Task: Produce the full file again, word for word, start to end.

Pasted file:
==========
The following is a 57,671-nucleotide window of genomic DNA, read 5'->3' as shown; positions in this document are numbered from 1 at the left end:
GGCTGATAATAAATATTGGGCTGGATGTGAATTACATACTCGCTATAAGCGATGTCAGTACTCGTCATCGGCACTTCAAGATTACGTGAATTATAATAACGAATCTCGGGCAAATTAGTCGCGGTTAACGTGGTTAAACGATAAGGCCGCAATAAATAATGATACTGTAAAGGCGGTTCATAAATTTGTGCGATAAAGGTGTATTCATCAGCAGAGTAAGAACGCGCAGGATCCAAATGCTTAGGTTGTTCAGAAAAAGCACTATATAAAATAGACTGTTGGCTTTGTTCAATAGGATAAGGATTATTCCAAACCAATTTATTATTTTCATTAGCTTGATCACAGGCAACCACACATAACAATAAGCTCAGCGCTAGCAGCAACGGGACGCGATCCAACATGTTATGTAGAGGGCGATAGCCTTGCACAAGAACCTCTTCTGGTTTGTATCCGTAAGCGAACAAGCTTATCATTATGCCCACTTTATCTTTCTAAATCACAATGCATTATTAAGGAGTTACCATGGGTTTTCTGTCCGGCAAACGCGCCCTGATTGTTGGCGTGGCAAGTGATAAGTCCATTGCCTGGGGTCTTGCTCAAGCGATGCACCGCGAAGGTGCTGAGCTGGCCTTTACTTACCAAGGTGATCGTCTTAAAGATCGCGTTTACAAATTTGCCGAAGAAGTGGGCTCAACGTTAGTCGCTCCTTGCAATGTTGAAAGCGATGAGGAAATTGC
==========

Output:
The following is a 57,671-nucleotide window of genomic DNA, read 5'->3' as shown; positions in this document are numbered from 1 at the left end:
GGCTGATAATAAATATTGGGCTGGATGTGAATTACATACTCGCTATAAGCGATGTCAGTACTCGTCATCGGCACTTCAAGATTACGTGAATTATAATAACGAATCTCGGGCAAATTAGTCGCGGTTAACGTGGTTAAACGATAAGGCCGCAATAAATAATGATACTGTAAAGGCGGTTCATAAATTTGTGCGATAAAGGTGTATTCATCAGCAGAGTAAGAACGCGCAGGATCCAAATGCTTAGGTTGTTCAGAAAAAGCACTATATAAAATAGACTGTTGGCTTTGTTCAATAGGATAAGGATTATTCCAAACCAATTTATTATTTTCATTAGCTTGATCACAGGCAACCACACATAACAATAAGCTCAGCGCTAGCAGCAACGGGACGCGATCCAACATGTTATGTAGAGGGCGATAGCCTTGCACAAGAACCTCTTCTGGTTTGTATCCGTAAGCGAACAAGCTTATCATTATGCCCACTTTATCTTTCTAAATCACAATGCATTATTAAGGAGTTACCATGGGTTTTCTGTCCGGCAAACGCGCCCTGATTGTTGGCGTGGCAAGTGATAAGTCCATTGCCTGGGGTCTTGCTCAAGCGATGCACCGCGAAGGTGCTGAGCTGGCCTTTACTTACCAAGGTGATCGTCTTAAAGATCGCGTTTACAAATTTGCCGAAGAAGTGGGCTCAACGTTAGTCGCTCCTTGCAATGTTGAAAGCGATGAGGAAATTGC